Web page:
CSX's community safety programs bring together safety initiatives and the people and communities we serve. Our safety campaigns are aimed to reach a wide variety of audiences directly affected by CSX operations. We work to educate and create awareness of grade-crossing safety, pedestrian safety and the importance of staying away from railroad property.
What We Do
The CSX commitment to safety extends beyond its employees and facilities, into the communities served by our rail network. We partner with local and national non-profit groups to keep people – especially children – safe in their homes and neighborhoods.
Highway-Rail Grade Crossing and Trespasser Safety Awareness
Approximately every 3 hours somewhere in the United States, a person or vehicle is hit by a train. A freight train moving at 55 miles per hour can take a mile or more to stop – that's the equivalent of nearly 18 football fields. With 5.3 million new drivers every year in CSX's service territory, highway-rail grade crossing safety awareness is important for everyone.
CSX is committed to the safety of communities, and employees work year-round to improve highway-rail grade crossing safety:
- CSX works to improve highway-rail grade crossings equipped with passive warning signs, with a program to clear-cut trees and vegetation to give motorists a better view as they approach the tracks.
- CSX was the first railroad in the United States to adopt a system-wide highway-rail grade crossing emergency notification sign program. These Emergency Notification System signs, now required by federal law, provide a means by which the public may report malfunctioning warning signals, vehicles stalled on the tracks or any other emergency situation.
- CSX uses highly visible safety campaigns to raise public awareness of the potential hazards of highway-rail grade crossings and of trespassing on railroad property.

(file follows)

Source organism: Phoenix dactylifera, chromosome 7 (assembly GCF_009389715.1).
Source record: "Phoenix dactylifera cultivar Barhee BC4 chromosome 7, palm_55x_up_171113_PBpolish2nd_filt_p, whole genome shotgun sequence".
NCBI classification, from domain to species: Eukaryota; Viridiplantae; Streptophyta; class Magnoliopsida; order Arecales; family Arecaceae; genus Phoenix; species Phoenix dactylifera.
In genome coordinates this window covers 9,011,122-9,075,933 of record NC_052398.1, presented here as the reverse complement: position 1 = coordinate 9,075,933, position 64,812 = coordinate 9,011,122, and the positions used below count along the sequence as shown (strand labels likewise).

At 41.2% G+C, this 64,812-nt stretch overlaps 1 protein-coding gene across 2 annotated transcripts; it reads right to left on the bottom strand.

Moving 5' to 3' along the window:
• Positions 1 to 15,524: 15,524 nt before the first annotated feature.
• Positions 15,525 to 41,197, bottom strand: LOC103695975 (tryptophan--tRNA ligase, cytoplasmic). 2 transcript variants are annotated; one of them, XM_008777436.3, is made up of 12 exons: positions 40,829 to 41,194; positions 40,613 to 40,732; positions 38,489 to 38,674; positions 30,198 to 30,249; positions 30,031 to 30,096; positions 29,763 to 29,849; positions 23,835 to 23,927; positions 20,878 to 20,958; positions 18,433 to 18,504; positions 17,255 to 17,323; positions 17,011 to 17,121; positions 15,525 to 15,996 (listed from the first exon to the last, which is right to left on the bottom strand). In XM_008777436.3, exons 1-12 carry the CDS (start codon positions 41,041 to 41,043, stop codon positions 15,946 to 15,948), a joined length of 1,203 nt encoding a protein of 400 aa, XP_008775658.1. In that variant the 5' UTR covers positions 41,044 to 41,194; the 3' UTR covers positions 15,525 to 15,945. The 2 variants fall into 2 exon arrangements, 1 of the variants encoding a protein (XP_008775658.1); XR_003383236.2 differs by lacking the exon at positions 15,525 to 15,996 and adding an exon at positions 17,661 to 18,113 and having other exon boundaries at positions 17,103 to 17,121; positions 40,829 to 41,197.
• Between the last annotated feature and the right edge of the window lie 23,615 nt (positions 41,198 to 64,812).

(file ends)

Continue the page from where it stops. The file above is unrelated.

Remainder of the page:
CSX strongly believes in public-safety outreach and works closely with Operation Lifesaver, an education and awareness organization dedicated to ending collisions, fatalities and injuries at highway-rail grade crossings and along railroad rights-of-way.
Each year, Operation Lifesaver's network of authorized volunteers conduct free programs on rail safety education for hundreds of groups around the country. Most are volunteers donating personal time to speak with such audiences as schoolchildren, community organizations, driver education classes, and professional truck and bus drivers. Operation Lifesaver also provides specialized training for law enforcement officers who investigate highway-rail grade crossing collisions as well as first responders to ensure their personal safety when responding to a rail incident.
Operation Lifesaver's authorized volunteers provide free safety presentations for people of all professions and age groups to help them make safe decisions around tracks and trains.
Learn more at www.oli.org
In 2014, Operation Lifesaver partnered with federal safety agencies and the nation’s railroads to launch the See Tracks? Think Train! campaign aimed at raising awareness about risky pedestrian and driver behavior around railroad tracks.
Learn more at http://www.seetracksthinktrain.org/